Ricardo Dinanga may need a loan move to boost his chances in Coventry

Former Cork City striker made the move to England with Championship team Coventry City last summer
Ricardo Dinanga may need a loan move to boost his chances in Coventry

Ricardo Dinanga in action with Cork City. Picture: Jim Coughlan.

FORMER Cork City player Ricardo Dinanga would be open to the idea of going on loan in order to help the 20-year-old develop his game.

Dinanga, who joined English Championship side Coventry City last July, is happy with how his time has been at the Sky Blues but admits that he would be willing to go on loan if the club believed it would help progress his career.

“I’ve been enjoying it over here. It took a bit of adjusting at the beginning but I feel settled now.

“I’ve been happy with how things have developed. I was close to being in the first-team squad a few weeks back, so that has given me a lot of confidence that I must be doing something right and has motivated me to get into the team.

“I believe the manager, Mark Robins, is pleased with how I am doing with the club. I’ve been training with the first team a lot. I was nearly with them every day in November but with the important games over the past few weeks with the U23s, he felt that it was important that the U23s trained together,” Dinanga said.

“I think it would be naive of me to be against the idea of going on loan next month. It’s great playing at U23 level but I often hear players speak about the benefits of playing men’s football and it would definitely be something I would not be against.

“But that is up to the club I suppose. Whatever they feel is the best way to help me develop I would agree with.

“I suppose, I’m sort of in a similar situation to that that I was in during my time at City. I had to be patient at the beginning with City and wait for my opportunity. When you get your chance in the first team you have to make an impression.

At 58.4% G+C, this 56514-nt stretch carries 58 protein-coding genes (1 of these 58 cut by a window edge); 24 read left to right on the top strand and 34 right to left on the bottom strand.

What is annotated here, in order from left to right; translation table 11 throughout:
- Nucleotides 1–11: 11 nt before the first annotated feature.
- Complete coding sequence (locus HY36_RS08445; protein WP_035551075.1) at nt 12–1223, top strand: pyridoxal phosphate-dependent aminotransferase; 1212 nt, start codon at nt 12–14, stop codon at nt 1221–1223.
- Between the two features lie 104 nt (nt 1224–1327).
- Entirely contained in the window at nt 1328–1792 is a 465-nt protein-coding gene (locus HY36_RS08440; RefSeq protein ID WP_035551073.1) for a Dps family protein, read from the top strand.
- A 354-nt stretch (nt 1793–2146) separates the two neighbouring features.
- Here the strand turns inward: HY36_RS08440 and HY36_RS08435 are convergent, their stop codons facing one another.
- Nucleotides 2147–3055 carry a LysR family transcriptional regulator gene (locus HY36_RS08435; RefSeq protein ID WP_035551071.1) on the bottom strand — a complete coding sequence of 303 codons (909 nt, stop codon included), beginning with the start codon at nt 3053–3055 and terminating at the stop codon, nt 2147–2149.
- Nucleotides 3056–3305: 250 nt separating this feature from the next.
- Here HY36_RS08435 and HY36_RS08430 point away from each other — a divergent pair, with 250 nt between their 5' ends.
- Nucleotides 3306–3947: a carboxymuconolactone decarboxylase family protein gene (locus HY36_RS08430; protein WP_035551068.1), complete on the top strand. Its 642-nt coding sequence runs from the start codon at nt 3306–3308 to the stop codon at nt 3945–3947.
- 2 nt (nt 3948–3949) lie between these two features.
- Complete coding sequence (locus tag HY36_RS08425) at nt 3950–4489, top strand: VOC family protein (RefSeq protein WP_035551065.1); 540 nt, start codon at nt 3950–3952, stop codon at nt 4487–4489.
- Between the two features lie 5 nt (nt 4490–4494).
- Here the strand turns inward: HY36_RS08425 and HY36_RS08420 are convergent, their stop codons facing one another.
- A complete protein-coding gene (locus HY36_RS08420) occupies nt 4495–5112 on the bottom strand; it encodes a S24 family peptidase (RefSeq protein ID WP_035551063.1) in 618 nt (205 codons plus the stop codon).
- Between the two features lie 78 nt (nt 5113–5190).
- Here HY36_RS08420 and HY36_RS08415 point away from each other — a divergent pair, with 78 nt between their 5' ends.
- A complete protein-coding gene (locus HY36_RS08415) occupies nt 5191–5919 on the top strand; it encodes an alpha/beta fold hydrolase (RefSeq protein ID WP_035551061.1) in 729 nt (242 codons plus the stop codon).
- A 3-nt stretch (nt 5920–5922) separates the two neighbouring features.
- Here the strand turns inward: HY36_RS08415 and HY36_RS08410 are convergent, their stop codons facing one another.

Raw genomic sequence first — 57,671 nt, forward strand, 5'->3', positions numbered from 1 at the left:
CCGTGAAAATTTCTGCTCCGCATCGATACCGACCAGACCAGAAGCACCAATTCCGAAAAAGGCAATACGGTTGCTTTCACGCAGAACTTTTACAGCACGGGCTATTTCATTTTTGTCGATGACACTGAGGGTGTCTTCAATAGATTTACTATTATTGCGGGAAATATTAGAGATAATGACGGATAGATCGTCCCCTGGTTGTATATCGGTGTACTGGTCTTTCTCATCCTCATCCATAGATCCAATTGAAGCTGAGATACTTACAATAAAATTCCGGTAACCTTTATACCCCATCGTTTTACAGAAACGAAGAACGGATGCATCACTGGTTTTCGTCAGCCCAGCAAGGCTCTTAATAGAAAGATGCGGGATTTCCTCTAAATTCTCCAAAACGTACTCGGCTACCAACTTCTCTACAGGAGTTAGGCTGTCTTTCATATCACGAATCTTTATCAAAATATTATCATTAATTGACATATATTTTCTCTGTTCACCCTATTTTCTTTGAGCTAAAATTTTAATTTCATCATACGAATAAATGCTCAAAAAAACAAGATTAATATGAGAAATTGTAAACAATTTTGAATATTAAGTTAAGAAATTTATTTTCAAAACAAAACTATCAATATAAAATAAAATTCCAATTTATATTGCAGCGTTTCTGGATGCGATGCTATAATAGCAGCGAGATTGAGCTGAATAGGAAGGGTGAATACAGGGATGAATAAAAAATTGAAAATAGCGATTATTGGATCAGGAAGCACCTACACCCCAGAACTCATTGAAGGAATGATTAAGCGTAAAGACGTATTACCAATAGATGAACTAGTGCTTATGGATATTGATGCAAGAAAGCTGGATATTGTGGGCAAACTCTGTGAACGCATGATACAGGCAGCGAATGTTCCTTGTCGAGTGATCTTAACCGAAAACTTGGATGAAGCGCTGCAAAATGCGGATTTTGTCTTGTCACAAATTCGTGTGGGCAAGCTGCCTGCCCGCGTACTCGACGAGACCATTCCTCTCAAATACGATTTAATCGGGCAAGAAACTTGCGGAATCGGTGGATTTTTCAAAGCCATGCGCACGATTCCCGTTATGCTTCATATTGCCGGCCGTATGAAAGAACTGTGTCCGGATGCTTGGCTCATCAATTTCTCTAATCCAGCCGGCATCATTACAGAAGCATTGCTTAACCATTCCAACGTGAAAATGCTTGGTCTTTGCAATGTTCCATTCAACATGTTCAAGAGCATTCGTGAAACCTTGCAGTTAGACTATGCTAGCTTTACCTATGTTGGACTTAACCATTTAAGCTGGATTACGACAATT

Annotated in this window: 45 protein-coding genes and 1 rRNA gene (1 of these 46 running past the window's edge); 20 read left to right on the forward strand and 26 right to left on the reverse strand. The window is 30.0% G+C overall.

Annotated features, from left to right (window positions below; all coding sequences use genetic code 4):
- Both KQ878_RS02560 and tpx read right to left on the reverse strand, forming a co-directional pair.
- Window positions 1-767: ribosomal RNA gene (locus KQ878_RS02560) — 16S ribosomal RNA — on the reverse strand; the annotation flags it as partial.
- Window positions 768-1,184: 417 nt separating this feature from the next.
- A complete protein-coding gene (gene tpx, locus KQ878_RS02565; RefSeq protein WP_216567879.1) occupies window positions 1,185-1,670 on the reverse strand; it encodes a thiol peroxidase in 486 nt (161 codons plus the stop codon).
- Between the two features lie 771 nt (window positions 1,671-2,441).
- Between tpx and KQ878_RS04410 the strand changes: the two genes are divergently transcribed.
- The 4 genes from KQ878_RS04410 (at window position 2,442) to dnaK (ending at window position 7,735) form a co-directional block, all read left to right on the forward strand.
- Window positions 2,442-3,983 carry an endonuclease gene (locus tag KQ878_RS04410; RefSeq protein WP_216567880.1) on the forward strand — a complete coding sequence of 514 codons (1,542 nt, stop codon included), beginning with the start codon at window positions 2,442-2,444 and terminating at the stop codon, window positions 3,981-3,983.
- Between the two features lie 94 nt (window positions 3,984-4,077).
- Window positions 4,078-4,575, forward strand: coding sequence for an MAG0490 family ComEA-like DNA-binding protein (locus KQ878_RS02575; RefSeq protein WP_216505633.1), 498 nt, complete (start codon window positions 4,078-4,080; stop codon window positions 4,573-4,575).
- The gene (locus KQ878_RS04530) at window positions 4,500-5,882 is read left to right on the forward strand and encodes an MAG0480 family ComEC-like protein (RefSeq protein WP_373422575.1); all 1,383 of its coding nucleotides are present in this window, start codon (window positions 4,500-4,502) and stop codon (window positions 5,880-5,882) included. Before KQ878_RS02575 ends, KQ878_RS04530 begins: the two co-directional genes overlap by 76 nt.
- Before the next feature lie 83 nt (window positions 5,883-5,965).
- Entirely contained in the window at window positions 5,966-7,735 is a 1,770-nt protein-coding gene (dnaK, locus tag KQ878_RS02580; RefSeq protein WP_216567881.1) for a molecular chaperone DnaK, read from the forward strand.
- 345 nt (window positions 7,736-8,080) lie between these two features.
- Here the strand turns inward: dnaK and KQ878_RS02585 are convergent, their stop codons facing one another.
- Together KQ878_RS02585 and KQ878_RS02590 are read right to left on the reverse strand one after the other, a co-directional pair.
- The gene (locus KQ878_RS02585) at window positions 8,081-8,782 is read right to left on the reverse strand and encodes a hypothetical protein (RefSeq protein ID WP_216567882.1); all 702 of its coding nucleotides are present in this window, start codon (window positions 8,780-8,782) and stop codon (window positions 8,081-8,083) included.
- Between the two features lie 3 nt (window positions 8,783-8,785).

Ricardo Dinanga of Cork City celebrates after scoring at Turner's Cross. Picture: Seb Daly/Sportsfile
Ricardo Dinanga of Cork City celebrates after scoring at Turner's Cross. Picture: Seb Daly/Sportsfile

“The only difference here is that there are so many players that are waiting for their opportunity and that’s not just U23 players.

“You have to think about the first-team players that aren’t in the starting 11. They are waiting for their turn in the team, so there is so much competition.”

Having been at the club over seven months, Dinanga did find it difficult to adjust to the speed of the game, playing in a variety of positions and also life away from the training ground.

The former College Corinthians schoolboy player struggled to adapt to his new social life at the start but having family close by has helped him settle.

It was tough at the beginning trying to get used to not having friends and family around.

“I’m currently living in digs which does help because I’m living with other players in a team and the people that look after us are very helpful, but it’s still not the same as being with your family.

“I’m lucky that my aunt lives in Birmingham so I can go over to her house on my days off and I really appreciate all that she has done for me. But, I do miss home.

“This would have been my first Christmas away from home but I was fortunate that we had a few days off during Christmas and I got to go home and see my family for it.

“The U23 league stops for a few weeks over Christmas, but as everyone knows the first-team don’t get the luxury of having Christmas off and are in nearly every day.


“I had to get used to the speed of the game here as well but I feel I have become accustomed to that now.

“What has been tough; is playing in different positions. We do tend to change formation because when first-team players play in U23 games the manager wants them to play in the positions they do in the first team which means we change formation to replicate what the first-team do.

“I’ve been playing wing-back, as a number 10 and as a striker. It can be difficult to adjust to on occasions because you want to play in a settled position so that then you can focus on what that role entails.

“When you play in different positions it’s tough having to change the way you play in each game but I also see the advantage of that because it develops your game and gives you a better understanding of what each position is about and makes you more of a team player."

More in this section

Sponsored Content

Echo 130Echo 130


Read all about the monthly winner’s and more.
Click Here


Podcast: 1000 Cork songs 
Singer/songwriter Jimmy Crowley talks to John Dolan

Listen Here

Add Echolive.ie to your home screen - easy access to Cork news, views, sport and more